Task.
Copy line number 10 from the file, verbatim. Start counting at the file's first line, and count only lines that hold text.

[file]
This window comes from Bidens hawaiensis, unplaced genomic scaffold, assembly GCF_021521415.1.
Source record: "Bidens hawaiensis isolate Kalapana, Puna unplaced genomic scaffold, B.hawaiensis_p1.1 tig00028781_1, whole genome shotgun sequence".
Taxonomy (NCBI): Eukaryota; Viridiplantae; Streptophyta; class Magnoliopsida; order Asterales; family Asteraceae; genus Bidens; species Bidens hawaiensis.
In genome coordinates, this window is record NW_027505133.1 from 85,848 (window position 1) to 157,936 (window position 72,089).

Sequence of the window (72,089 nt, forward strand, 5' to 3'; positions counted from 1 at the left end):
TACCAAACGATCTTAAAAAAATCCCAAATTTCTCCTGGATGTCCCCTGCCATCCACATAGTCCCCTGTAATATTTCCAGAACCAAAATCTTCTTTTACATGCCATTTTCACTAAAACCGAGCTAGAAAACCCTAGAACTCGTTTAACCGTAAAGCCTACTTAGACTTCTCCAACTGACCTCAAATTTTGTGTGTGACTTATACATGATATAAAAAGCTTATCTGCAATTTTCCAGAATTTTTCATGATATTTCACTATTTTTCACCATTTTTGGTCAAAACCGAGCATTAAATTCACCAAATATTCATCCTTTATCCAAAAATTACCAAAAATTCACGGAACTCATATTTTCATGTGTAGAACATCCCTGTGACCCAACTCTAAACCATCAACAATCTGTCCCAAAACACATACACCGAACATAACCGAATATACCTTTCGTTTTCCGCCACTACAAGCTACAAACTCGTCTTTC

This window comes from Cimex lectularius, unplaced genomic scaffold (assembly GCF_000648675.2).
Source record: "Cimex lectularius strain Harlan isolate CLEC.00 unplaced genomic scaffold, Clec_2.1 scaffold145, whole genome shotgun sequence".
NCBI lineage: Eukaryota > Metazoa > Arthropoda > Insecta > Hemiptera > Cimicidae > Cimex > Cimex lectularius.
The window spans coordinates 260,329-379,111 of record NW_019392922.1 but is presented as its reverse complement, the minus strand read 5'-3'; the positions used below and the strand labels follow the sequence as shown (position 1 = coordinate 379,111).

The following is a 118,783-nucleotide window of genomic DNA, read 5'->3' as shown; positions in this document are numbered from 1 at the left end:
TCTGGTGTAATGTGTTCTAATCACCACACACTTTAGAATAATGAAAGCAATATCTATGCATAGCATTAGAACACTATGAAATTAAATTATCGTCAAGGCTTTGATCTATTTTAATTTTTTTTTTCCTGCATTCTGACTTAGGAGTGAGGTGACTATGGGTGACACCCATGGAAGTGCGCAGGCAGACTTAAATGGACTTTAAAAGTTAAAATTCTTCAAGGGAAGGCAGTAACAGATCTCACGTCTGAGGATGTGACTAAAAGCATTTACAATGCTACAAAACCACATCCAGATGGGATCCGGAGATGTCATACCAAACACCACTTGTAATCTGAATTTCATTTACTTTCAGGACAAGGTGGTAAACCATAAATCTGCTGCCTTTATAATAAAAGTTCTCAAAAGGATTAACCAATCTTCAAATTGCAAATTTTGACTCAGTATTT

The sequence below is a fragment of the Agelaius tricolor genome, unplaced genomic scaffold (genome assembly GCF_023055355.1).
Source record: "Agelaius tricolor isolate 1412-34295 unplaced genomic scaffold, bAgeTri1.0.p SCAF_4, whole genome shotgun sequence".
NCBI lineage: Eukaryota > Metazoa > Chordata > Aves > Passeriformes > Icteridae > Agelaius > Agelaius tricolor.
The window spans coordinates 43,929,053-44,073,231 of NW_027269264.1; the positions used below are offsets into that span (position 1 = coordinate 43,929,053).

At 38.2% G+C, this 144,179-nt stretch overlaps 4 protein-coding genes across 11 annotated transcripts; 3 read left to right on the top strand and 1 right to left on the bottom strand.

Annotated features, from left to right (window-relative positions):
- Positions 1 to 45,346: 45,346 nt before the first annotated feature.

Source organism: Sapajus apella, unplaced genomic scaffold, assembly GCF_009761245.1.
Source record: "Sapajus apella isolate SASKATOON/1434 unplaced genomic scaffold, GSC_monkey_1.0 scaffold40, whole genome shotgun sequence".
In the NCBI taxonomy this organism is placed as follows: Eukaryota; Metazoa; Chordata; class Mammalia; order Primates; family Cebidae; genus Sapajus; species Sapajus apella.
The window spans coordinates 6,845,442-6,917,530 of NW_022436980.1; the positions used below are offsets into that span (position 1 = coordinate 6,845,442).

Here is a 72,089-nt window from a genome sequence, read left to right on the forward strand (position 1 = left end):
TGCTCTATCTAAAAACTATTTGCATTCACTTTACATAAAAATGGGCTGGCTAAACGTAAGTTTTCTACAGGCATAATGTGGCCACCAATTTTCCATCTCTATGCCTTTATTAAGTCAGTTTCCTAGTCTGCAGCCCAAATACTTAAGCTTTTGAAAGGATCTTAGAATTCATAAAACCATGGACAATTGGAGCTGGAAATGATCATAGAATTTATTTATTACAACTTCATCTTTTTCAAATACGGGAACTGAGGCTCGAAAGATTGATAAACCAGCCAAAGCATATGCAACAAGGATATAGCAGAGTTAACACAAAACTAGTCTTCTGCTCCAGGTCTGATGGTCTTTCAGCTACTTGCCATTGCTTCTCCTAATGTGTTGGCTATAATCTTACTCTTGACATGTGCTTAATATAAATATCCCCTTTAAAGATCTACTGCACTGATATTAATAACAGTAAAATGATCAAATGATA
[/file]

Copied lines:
The window spans coordinates 260,329-379,111 of record NW_019392922.1 but is presented as its reverse complement, the minus strand read 5'-3'; the positions used below and the strand labels follow the sequence as shown (position 1 = coordinate 379,111).